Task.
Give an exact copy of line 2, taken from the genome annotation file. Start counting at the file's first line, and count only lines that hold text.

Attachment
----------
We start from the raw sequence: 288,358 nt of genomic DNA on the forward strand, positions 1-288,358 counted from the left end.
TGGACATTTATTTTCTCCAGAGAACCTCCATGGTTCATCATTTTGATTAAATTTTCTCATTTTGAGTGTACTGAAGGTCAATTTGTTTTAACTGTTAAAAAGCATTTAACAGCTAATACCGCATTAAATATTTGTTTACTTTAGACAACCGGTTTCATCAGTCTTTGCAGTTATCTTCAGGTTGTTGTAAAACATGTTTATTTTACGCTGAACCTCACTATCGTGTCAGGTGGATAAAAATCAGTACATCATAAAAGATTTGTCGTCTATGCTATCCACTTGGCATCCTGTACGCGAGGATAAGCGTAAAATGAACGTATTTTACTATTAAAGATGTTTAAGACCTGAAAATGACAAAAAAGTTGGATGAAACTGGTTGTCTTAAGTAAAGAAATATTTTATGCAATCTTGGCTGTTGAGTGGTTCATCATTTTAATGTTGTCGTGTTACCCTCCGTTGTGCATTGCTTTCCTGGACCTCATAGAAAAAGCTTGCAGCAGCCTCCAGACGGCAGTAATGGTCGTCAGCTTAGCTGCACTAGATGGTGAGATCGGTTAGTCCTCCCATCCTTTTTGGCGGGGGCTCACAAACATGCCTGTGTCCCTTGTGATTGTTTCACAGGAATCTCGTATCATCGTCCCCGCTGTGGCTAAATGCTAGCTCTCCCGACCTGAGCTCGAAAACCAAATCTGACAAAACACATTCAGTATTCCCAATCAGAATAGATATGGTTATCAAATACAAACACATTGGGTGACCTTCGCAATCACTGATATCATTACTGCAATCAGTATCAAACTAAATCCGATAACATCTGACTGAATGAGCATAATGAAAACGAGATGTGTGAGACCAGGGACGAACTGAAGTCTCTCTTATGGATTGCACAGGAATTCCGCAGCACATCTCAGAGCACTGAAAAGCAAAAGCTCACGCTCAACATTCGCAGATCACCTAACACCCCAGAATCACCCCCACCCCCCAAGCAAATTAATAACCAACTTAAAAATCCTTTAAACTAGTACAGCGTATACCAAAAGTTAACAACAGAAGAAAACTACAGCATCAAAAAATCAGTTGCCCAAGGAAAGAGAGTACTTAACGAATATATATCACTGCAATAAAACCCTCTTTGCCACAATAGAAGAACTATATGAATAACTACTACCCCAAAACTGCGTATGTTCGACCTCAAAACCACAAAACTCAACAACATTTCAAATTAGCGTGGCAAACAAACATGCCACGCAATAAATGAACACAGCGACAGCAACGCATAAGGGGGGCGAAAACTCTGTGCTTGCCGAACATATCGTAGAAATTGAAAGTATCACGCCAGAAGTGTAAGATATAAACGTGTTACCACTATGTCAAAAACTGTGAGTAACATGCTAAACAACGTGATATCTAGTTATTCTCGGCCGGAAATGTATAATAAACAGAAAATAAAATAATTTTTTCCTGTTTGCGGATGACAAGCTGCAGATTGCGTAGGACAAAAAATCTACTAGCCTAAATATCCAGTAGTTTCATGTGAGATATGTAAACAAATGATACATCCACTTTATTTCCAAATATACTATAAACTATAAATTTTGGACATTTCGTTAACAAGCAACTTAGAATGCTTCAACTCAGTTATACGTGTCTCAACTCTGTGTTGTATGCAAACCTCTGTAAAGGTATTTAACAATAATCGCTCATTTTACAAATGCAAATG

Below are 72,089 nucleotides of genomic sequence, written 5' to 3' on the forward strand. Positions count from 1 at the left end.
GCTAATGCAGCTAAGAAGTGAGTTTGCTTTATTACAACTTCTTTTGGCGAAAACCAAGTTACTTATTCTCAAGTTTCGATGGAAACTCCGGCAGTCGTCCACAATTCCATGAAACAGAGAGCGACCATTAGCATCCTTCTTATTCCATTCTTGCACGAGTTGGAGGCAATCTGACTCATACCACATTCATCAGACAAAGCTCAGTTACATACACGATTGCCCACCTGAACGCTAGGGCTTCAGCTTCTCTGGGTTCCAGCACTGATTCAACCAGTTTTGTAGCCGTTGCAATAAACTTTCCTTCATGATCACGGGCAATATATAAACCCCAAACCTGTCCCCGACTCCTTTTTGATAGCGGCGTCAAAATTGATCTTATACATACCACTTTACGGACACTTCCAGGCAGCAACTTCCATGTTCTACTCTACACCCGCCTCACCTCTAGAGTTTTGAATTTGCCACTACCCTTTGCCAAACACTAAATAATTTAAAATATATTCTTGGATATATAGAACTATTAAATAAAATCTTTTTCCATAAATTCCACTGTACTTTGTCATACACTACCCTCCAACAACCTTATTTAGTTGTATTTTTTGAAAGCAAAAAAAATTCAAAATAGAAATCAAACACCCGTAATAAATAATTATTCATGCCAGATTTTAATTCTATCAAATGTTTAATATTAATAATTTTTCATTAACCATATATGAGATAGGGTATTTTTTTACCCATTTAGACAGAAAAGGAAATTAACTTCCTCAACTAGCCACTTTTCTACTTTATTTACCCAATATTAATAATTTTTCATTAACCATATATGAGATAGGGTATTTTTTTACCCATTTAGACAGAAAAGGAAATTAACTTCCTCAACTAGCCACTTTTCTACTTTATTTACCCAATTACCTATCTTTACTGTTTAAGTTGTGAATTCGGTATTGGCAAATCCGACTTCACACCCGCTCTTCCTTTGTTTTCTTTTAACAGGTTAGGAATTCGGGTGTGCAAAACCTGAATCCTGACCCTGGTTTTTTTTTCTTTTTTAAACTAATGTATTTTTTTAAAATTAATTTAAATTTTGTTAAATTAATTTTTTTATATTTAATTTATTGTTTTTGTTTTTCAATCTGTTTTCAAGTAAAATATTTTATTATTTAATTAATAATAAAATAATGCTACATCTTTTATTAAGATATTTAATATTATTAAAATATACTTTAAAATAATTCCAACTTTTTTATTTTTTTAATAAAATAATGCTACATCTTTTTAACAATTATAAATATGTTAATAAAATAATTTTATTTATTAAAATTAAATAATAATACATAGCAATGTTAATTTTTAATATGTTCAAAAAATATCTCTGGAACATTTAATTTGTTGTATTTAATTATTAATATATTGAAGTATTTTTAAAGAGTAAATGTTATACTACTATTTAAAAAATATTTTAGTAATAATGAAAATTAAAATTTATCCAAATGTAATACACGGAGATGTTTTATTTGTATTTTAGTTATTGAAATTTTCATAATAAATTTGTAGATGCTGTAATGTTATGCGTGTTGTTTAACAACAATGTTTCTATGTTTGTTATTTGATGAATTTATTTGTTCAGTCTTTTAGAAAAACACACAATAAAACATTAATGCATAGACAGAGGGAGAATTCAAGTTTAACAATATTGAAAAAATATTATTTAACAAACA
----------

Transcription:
TGGACATTTATTTTCTCCAGAGAACCTCCATGGTTCATCATTTTGATTAAATTTTCTCATTTTGAGTGTACTGAAGGTCAATTTGTTTTAACTGTTAAAAAGCATTTAACAGCTAATACCGCATTAAATATTTGTTTACTTTAGACAACCGGTTTCATCAGTCTTTGCAGTTATCTTCAGGTTGTTGTAAAACATGTTTATTTTACGCTGAACCTCACTATCGTGTCAGGTGGATAAAAATCAGTACATCATAAAAGATTTGTCGTCTATGCTATCCACTTGGCATCCTGTACGCGAGGATAAGCGTAAAATGAACGTATTTTACTATTAAAGATGTTTAAGACCTGAAAATGACAAAAAAGTTGGATGAAACTGGTTGTCTTAAGTAAAGAAATATTTTATGCAATCTTGGCTGTTGAGTGGTTCATCATTTTAATGTTGTCGTGTTACCCTCCGTTGTGCATTGCTTTCCTGGACCTCATAGAAAAAGCTTGCAGCAGCCTCCAGACGGCAGTAATGGTCGTCAGCTTAGCTGCACTAGATGGTGAGATCGGTTAGTCCTCCCATCCTTTTTGGCGGGGGCTCACAAACATGCCTGTGTCCCTTGTGATTGTTTCACAGGAATCTCGTATCATCGTCCCCGCTGTGGCTAAATGCTAGCTCTCCCGACCTGAGCTCGAAAACCAAATCTGACAAAACACATTCAGTATTCCCAATCAGAATAGATATGGTTATCAAATACAAACACATTGGGTGACCTTCGCAATCACTGATATCATTACTGCAATCAGTATCAAACTAAATCCGATAACATCTGACTGAATGAGCATAATGAAAACGAGATGTGTGAGACCAGGGACGAACTGAAGTCTCTCTTATGGATTGCACAGGAATTCCGCAGCACATCTCAGAGCACTGAAAAGCAAAAGCTCACGCTCAACATTCGCAGATCACCTAACACCCCAGAATCACCCCCACCCCCCAAGCAAATTAATAACCAACTTAAAAATCCTTTAAACTAGTACAGCGTATACCAAAAGTTAACAACAGAAGAAAACTACAGCATCAAAAAATCAGTTGCCCAAGGAAAGAGAGTACTTAACGAATATATATCACTGCAATAAAACCCTCTTTGCCACAATAGAAGAACTATATGAATAACTACTACCCCAAAACTGCGTATGTTCGACCTCAAAACCACAAAACTCAACAACATTTCAAATTAGCGTGGCAAACAAACATGCCACGCAATAAATGAACACAGCGACAGCAACGCATAAGGGGGGCGAAAACTCTGTGCTTGCCGAACATATCGTAGAAATTGAAAGTATCACGCCAGAAGTGTAAGATATAAACGTGTTACCACTATGTCAAAAACTGTGAGTAACATGCTAAACAACGTGATATCTAGTTATTCTCGGCCGGAAATGTATAATAAACAGAAAATAAAATAATTTTTTCCTGTTTGCGGATGACAAGCTGCAGATTGCGTAGGACAAAAAATCTACTAGCCTAAATATCCAGTAGTTTCATGTGAGATATGTAAACAAATGATACATCCACTTTATTTCCAAATATACTATAAACTATAAATTTTGGACATTTCGTTAACAAGCAACTTAGAATGCTTCAACTCAGTTATACGTGTCTCAACTCTGTGTTGTATGCAAACCTCTGTAAAGGTATTTAACAATAATCGCTCATTTTACAAATGCAAATG